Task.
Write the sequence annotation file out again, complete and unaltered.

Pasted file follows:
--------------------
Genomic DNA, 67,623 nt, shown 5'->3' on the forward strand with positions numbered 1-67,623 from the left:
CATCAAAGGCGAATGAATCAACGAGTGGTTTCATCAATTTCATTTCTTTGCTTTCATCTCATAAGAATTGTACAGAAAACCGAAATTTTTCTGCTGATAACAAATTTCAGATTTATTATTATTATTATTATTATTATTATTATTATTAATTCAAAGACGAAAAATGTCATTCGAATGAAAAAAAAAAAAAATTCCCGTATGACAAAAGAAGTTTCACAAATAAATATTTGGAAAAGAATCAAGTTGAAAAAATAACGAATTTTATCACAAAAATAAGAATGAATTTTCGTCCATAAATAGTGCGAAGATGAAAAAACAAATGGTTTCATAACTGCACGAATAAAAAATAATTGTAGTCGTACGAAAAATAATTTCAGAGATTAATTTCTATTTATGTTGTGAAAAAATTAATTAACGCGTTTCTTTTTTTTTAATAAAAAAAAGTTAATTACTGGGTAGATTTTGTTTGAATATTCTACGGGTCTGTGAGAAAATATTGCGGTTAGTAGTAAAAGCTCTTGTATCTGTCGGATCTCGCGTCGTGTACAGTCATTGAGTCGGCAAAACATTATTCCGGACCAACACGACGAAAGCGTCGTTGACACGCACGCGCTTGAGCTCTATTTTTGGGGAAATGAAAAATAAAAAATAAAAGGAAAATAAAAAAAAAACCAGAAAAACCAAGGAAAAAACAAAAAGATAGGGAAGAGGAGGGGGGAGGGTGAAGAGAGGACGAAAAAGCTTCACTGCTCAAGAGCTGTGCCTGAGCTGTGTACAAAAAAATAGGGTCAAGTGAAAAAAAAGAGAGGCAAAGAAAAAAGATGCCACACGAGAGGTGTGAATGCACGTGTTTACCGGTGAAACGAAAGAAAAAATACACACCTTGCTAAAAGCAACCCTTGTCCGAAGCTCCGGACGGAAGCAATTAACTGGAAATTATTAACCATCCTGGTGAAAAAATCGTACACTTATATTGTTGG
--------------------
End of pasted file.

Genomic DNA, 67,623 nt, shown 5'->3' on the forward strand with positions numbered 1-67,623 from the left:
CATCAAAGGCGAATGAATCAACGAGTGGTTTCATCAATTTCATTTCTTTGCTTTCATCTCATAAGAATTGTACAGAAAACCGAAATTTTTCTGCTGATAACAAATTTCAGATTTATTATTATTATTATTATTATTATTATTATTATTAATTCAAAGACGAAAAATGTCATTCGAATGAAAAAAAAAAAAAATTCCCGTATGACAAAAGAAGTTTCACAAATAAATATTTGGAAAAGAATCAAGTTGAAAAAATAACGAATTTTATCACAAAAATAAGAATGAATTTTCGTCCATAAATAGTGCGAAGATGAAAAAACAAATGGTTTCATAACTGCACGAATAAAAAATAATTGTAGTCGTACGAAAAATAATTTCAGAGATTAATTTCTATTTATGTTGTGAAAAAATTAATTAACGCGTTTCTTTTTTTTTAATAAAAAAAAGTTAATTACTGGGTAGATTTTGTTTGAATATTCTACGGGTCTGTGAGAAAATATTGCGGTTAGTAGTAAAAGCTCTTGTATCTGTCGGATCTCGCGTCGTGTACAGTCATTGAGTCGGCAAAACATTATTCCGGACCAACACGACGAAAGCGTCGTTGACACGCACGCGCTTGAGCTCTATTTTTGGGGAAATGAAAAATAAAAAATAAAAGGAAAATAAAAAAAAAACCAGAAAAACCAAGGAAAAAACAAAAAGATAGGGAAGAGGAGGGGGGAGGGTGAAGAGAGGACGAAAAAGCTTCACTGCTCAAGAGCTGTGCCTGAGCTGTGTACAAAAAAATAGGGTCAAGTGAAAAAAAAGAGAGGCAAAGAAAAAAGATGCCACACGAGAGGTGTGAATGCACGTGTTTACCGGTGAAACGAAAGAAAAAATACACACCTTGCTAAAAGCAACCCTTGTCCGAAGCTCCGGACGGAAGCAATTAACTGGAAATTATTAACCATCCTGGTGAAAAAATCGTACACTTATATTGTTGG